At the end of the year, Green moved to Orange to perfect the new operation; and in January 1931, Green and Bushong leased the old Express building, adjacent to the Gaines building on Railroad Avenue, from Norman C. Bailey and installed their linotype press in the building that would be later occupied by the Sunny South grocery.[11] The linotype was purchased in Farmville and hauled to Orange by R. G. Blakenbaker of Madison in two trucks.


At the urging of many in Orange, Bushong and Green purchased the rights to the Orange Review name from Raleigh Green, thereby continuing the Review franchise in Orange and bridging it to the 1913-1918 iteration of The Orange Review.[12] On March 5, 1931, the first issue of the newly constituted Orange Review (under J. W. Green) was published on a flatbed press from its Railroad Avenue printing plant. The first local subscriber to the new Orange Review was reported to be W. H. Bates of Bates Brothers garage on Chapman Street. It continued at this location until 1936.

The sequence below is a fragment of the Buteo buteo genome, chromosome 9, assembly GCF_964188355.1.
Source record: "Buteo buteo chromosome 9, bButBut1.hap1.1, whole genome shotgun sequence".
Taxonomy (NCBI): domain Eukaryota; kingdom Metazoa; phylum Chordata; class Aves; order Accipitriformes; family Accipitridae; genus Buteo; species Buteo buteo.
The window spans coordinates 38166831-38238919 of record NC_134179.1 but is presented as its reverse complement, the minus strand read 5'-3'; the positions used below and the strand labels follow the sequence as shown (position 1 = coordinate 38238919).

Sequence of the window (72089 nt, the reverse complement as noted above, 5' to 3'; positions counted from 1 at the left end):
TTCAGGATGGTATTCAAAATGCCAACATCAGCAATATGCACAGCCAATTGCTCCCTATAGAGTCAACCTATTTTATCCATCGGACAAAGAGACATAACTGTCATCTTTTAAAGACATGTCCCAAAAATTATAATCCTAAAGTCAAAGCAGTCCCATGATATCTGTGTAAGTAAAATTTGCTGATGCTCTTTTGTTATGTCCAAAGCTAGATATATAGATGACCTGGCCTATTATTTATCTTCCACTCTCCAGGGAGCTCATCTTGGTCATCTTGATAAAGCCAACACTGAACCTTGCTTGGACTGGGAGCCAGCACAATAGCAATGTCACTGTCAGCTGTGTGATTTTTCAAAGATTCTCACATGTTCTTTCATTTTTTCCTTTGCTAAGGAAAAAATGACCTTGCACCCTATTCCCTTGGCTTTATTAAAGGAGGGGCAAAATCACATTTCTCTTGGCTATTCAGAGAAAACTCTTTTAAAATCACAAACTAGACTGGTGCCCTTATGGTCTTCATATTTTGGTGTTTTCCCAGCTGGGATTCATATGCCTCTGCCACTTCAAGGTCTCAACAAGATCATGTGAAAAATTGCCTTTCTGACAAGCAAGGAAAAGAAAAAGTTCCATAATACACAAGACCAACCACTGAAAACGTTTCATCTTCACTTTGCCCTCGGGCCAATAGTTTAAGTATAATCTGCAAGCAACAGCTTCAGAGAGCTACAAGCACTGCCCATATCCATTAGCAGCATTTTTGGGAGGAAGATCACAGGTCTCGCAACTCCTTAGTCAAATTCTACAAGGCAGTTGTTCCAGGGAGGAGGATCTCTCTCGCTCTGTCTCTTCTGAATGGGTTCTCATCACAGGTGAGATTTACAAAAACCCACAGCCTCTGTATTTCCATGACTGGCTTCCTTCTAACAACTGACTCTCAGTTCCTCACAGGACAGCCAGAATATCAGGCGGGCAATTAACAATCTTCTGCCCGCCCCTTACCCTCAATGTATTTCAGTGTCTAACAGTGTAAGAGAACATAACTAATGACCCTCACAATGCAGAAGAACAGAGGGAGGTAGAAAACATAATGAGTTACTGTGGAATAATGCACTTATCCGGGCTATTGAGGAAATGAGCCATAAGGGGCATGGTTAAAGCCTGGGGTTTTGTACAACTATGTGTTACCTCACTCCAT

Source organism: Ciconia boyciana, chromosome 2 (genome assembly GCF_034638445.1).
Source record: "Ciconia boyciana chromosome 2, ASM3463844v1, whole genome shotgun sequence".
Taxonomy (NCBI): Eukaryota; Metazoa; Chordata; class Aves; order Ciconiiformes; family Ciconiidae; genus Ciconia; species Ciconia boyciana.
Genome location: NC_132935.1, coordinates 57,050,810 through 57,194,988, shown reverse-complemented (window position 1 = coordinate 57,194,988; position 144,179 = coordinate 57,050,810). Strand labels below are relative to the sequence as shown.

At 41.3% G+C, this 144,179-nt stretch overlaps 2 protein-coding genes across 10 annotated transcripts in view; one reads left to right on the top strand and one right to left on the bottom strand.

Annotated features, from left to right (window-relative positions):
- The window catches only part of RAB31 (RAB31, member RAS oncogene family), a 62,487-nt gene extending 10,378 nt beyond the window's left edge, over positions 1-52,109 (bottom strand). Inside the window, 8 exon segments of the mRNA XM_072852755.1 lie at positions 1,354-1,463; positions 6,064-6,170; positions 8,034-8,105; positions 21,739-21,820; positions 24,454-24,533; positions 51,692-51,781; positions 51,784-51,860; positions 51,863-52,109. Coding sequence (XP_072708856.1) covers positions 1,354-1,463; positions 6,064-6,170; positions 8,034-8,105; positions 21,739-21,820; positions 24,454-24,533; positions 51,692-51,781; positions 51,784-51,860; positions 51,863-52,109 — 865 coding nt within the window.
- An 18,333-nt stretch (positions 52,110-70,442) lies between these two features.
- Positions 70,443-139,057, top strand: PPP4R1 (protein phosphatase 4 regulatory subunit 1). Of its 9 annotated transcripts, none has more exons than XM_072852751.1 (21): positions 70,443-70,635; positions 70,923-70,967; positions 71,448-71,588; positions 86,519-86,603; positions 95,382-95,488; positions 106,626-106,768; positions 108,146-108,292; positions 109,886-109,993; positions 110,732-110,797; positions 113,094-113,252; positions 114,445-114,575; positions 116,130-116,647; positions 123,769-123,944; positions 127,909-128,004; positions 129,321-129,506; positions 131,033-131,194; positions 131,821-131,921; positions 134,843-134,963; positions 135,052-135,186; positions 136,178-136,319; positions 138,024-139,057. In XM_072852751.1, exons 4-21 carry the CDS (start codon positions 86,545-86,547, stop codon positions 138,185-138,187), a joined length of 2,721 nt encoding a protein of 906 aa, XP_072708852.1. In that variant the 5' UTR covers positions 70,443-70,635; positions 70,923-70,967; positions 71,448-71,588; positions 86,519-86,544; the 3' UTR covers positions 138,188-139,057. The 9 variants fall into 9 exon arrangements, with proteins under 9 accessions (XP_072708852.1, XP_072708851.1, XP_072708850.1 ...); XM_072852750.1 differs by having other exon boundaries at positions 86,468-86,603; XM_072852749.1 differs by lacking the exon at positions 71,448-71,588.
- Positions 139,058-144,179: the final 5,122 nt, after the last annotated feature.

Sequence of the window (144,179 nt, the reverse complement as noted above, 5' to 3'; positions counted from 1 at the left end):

In describing the new endeavor, James Green’s first editorial testified that it was launched in “response to forward looking citizens who visualized a greater future for the community.” Green opined that the key ingredient for the new publication was the newly installed modern equipment and that the paper should “encourage the spirit of confidence in the future of Orange.”[13] On April 27, 1932, the newspaper’s owners amicably dissolved their partnership, with Green acquiring Bushong’s interest.[14] In 1936, the newspaper moved to the building directly west of its Railroad Avenue location to a storefront on Chapman Street.[15] Interestingly, in 1942 during the country’s scramble to recycle metal for the war effort, the Review’s linotype press was scrapped and donated to a Boy Scout scrap metal drive, and the Review replaced it with a newer model.[16]


After James Green died in 1963, R. Duff Green became the managing editor of the paper, and it became one of the first papers to implement offset type, thereby eliminating the need for most of the company’s linotype presses. Also in 1963, the Greens incorporated their operation into Green Publishers, Inc. and eventually owned five weekly papers (in adjacent counties) and published ten others throughout the region.[17], [18]